“We are the infrastructure that takes what is effectively a virtual wallet — in a mobile or online sense — and connects it to the real world, either eCommerce or face to face with a card,” he said.

The Demographics — And Digital Fiat 

According to McCarthy, i2c’s own partners are seeing that, in his words, “the sky’s the limit” when it comes to making digital assets into everyday currency.

Mainstream adoption will be made easier in part by demographics, as younger generations are more at ease with using mobile devices to transact, and where developing economies in Latin America and Asia do not have the legacy banking infrastructure in place seen elsewhere, translating into greenfield opportunities for crypto players.

As cryptos have garnered more attention in financial services, naturally, governments and central banks have thrown their hats into the ring — and thus digital fiat is seriously under consideration. China, of course, has been a leader here in its efforts to trial and deploy a digital yuan. McCarthy said, too, that Sweden has also been making some headway with its digital krona.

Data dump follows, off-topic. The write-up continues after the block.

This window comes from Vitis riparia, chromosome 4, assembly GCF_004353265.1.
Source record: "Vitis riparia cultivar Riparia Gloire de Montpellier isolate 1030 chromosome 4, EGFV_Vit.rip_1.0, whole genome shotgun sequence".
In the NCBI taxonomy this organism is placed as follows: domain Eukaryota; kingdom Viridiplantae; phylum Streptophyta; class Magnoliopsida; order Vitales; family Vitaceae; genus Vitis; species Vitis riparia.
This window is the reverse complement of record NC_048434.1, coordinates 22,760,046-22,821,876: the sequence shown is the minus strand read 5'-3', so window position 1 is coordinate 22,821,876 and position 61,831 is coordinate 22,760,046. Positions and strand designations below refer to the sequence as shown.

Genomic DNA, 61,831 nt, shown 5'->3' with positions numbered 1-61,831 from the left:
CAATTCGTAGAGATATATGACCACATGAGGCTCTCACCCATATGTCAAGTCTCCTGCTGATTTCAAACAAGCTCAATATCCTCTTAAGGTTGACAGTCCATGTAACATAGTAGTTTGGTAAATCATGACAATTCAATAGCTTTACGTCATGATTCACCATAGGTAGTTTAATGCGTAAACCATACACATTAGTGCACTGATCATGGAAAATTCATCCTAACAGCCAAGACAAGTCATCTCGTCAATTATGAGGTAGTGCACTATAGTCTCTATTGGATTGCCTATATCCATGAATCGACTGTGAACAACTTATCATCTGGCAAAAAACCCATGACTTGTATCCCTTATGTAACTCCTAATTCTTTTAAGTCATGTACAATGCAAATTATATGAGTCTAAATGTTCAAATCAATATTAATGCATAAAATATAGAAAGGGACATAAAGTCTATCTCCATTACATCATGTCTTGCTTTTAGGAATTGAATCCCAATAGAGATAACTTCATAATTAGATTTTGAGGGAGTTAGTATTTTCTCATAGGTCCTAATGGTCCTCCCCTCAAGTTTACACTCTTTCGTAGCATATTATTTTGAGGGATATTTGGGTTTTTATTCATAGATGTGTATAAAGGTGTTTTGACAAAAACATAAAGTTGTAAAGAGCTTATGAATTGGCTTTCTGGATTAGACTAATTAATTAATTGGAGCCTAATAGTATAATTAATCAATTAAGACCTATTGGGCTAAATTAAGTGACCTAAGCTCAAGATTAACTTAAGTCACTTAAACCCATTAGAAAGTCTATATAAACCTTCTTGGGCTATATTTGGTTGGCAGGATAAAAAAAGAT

“It lays the groundwork, certainly for study research and development, if not full-fledged movement,” he said of central bank efforts and frameworks being developed by the BIS.

In the meantime, as central banks look toward a rough timeframe of 2025 to get up and running with digital fiat, McCarthy said that over the short term we’ll see more practical use cases leveraging cryptocurrencies — especially in the business-to-business space. He pointed to the JPM Coin as a key advance in how cryptos might be used to reduce friction inherent in the financial services ecosystem.

In this case, he told Webster, the coin is being separated from its pure function as a monetary asset and being used as a token that can be passed in real time between known entities as a way to resolve the inefficiencies tied to cross-border correspondent banking.